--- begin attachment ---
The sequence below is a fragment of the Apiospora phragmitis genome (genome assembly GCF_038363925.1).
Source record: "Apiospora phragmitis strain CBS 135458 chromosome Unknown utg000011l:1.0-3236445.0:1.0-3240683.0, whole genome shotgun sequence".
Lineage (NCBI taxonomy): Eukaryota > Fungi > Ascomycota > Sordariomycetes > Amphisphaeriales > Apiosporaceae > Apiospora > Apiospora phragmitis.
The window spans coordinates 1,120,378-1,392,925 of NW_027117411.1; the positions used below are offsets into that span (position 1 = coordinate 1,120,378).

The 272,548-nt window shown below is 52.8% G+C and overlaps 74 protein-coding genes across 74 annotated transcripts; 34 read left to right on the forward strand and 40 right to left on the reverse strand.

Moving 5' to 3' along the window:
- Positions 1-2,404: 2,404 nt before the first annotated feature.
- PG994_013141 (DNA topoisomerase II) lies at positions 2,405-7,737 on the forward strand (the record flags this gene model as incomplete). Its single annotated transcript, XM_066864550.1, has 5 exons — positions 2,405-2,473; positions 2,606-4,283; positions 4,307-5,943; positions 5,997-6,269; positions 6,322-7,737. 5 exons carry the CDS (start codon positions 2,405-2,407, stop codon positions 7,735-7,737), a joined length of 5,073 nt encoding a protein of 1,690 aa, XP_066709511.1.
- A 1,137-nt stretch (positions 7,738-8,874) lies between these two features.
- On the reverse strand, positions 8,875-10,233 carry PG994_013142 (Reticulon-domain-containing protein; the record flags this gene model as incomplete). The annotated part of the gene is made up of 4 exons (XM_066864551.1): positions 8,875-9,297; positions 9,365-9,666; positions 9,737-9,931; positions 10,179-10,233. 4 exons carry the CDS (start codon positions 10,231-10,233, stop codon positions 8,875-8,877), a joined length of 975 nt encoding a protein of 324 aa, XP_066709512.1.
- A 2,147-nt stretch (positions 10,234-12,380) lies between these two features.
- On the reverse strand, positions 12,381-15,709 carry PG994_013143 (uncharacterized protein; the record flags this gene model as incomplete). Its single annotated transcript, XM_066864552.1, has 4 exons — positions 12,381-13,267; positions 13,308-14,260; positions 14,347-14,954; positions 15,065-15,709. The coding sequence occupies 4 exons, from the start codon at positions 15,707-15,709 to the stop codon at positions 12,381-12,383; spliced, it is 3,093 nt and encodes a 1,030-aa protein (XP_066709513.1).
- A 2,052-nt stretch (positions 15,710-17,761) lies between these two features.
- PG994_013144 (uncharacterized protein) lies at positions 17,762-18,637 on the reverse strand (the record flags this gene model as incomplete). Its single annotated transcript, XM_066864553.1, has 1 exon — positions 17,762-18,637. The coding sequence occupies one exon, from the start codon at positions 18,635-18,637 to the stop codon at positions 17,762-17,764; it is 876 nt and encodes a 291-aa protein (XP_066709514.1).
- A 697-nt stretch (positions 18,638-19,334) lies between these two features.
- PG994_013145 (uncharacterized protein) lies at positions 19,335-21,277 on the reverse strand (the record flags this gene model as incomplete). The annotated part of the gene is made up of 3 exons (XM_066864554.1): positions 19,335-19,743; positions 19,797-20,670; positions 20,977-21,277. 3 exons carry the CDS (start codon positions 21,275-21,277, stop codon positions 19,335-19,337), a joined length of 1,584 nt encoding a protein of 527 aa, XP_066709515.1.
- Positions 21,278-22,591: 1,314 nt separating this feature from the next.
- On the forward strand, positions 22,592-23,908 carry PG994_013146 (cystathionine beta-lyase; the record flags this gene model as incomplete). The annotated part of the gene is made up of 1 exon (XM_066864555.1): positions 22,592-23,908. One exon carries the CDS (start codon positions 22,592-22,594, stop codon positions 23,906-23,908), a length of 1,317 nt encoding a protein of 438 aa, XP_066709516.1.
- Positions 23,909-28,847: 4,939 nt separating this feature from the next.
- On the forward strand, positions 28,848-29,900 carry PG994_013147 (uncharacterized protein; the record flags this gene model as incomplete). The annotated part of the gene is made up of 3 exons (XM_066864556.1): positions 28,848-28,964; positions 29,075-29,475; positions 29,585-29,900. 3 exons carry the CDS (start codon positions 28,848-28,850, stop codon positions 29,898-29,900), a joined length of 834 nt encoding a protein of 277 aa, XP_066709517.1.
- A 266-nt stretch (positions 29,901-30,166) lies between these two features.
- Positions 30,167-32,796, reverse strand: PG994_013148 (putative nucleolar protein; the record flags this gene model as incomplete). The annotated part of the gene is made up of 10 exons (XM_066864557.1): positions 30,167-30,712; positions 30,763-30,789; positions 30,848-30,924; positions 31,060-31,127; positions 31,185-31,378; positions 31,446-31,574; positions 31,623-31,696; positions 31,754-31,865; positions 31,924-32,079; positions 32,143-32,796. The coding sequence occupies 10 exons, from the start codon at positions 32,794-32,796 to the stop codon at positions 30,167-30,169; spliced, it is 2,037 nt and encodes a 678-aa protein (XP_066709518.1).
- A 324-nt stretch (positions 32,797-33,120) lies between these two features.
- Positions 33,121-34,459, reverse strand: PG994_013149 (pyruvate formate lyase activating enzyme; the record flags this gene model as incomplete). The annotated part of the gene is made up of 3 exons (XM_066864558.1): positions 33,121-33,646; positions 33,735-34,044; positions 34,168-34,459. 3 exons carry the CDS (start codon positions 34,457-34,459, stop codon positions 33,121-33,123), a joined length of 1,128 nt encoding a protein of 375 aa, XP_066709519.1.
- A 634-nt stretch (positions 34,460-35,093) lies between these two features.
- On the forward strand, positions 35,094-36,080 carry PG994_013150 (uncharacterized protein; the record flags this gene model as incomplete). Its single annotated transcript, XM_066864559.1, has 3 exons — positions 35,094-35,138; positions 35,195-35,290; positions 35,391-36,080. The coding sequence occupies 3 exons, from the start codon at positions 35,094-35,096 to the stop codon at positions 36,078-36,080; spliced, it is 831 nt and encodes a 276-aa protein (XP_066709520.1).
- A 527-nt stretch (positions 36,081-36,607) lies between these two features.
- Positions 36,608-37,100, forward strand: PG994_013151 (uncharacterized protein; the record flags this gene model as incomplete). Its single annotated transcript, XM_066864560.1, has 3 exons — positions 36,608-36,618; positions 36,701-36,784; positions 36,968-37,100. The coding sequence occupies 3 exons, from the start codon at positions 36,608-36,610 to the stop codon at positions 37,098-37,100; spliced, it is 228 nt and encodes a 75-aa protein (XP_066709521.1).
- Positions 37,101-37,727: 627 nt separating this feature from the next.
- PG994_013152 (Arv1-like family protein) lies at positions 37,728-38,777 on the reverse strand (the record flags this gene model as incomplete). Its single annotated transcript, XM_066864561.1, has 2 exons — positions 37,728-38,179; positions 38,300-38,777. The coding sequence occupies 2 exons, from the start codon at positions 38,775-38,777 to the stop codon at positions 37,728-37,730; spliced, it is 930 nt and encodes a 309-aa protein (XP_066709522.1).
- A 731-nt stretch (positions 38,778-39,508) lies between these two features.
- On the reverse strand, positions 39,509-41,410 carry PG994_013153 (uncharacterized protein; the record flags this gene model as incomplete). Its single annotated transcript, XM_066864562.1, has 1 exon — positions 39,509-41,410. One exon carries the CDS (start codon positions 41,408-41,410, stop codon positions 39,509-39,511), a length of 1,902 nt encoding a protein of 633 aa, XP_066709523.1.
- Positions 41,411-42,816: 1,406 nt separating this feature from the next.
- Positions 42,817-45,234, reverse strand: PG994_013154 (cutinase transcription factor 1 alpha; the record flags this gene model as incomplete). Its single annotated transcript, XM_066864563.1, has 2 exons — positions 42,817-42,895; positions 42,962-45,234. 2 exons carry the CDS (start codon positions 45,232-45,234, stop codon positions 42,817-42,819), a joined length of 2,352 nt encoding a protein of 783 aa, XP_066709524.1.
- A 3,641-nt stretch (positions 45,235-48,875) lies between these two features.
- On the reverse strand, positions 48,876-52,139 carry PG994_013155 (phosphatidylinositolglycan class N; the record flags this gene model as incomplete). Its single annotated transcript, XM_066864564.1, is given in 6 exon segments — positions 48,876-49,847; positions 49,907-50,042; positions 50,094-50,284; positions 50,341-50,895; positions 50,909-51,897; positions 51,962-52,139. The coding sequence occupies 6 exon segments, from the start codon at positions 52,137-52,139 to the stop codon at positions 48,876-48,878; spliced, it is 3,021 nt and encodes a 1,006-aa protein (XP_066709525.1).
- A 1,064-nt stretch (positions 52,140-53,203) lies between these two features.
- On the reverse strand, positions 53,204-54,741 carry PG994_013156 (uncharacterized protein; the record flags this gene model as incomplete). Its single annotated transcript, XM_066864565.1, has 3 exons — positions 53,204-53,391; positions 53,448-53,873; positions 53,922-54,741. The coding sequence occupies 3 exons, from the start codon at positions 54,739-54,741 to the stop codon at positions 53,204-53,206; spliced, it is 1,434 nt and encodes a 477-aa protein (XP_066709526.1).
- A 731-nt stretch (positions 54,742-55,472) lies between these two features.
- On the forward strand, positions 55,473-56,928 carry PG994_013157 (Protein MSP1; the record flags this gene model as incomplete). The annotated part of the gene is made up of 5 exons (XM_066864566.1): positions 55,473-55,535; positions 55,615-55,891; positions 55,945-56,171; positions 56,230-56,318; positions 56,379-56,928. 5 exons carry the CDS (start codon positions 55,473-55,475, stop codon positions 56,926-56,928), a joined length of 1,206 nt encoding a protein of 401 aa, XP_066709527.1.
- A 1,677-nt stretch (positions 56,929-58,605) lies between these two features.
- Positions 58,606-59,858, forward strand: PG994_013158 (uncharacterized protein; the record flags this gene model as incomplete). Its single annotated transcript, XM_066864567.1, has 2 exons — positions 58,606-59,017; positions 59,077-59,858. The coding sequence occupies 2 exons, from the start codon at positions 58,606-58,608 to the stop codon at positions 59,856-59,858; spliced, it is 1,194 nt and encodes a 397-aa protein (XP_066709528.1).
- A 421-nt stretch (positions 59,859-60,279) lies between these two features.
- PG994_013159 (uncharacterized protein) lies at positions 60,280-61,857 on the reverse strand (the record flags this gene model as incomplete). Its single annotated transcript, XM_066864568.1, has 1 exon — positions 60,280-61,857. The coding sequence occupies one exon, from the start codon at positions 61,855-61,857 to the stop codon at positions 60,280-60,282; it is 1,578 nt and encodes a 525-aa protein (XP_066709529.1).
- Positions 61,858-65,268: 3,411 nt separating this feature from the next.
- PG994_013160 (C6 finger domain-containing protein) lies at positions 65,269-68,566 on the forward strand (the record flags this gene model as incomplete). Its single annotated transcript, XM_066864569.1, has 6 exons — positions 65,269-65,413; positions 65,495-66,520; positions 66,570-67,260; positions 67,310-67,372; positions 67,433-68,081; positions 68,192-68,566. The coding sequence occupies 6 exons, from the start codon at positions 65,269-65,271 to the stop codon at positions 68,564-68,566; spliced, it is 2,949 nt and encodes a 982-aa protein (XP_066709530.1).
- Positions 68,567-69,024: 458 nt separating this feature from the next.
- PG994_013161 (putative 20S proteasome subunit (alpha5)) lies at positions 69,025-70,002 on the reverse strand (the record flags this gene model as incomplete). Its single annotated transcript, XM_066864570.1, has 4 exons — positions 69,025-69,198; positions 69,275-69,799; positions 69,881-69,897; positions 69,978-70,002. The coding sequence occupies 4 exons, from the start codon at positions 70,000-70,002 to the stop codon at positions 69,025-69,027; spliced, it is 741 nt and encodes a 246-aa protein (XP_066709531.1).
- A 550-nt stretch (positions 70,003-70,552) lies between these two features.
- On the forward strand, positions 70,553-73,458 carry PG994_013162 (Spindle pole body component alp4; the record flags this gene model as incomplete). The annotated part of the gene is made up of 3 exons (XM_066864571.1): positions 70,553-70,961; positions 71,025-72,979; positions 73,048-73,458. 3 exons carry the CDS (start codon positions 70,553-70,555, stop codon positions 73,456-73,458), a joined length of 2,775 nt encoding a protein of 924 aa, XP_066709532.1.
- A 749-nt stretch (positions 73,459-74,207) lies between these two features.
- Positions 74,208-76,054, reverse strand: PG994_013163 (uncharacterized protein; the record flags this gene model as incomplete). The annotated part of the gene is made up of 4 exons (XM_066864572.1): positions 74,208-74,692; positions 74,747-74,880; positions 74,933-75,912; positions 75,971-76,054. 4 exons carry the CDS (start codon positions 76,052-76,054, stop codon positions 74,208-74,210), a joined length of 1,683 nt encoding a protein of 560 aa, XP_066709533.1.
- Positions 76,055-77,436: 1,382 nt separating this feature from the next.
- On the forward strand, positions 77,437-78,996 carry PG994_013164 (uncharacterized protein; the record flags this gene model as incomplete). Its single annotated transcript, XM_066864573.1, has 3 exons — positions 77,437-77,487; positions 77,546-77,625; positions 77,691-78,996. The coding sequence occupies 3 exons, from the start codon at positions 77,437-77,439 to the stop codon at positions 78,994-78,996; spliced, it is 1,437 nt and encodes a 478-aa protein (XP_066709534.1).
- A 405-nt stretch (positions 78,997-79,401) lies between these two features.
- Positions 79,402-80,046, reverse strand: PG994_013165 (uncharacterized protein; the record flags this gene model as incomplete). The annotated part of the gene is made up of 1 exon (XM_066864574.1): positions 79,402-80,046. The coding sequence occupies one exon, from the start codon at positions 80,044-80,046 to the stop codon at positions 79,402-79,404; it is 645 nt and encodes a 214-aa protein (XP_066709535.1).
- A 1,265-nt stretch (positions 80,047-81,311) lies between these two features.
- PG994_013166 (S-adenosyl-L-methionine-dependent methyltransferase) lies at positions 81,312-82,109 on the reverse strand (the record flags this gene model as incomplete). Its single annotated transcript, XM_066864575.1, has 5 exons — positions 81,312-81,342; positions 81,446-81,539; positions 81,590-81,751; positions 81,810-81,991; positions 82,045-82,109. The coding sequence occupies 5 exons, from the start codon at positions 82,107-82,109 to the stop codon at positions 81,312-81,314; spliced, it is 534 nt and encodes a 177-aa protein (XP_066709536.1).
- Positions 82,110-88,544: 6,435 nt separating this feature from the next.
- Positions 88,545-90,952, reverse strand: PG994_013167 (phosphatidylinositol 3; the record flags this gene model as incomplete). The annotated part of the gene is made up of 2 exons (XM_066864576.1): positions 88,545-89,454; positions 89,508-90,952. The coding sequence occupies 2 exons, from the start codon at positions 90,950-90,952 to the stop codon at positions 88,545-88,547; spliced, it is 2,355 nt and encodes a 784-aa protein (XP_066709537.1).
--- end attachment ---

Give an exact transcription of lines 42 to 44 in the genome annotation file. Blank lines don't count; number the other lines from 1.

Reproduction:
- Positions 58,606-59,858, forward strand: PG994_013158 (uncharacterized protein; the record flags this gene model as incomplete). Its single annotated transcript, XM_066864567.1, has 2 exons — positions 58,606-59,017; positions 59,077-59,858. The coding sequence occupies 2 exons, from the start codon at positions 58,606-58,608 to the stop codon at positions 59,856-59,858; spliced, it is 1,194 nt and encodes a 397-aa protein (XP_066709528.1).
- A 421-nt stretch (positions 59,859-60,279) lies between these two features.
- PG994_013159 (uncharacterized protein) lies at positions 60,280-61,857 on the reverse strand (the record flags this gene model as incomplete). Its single annotated transcript, XM_066864568.1, has 1 exon — positions 60,280-61,857. The coding sequence occupies one exon, from the start codon at positions 61,855-61,857 to the stop codon at positions 60,280-60,282; it is 1,578 nt and encodes a 525-aa protein (XP_066709529.1).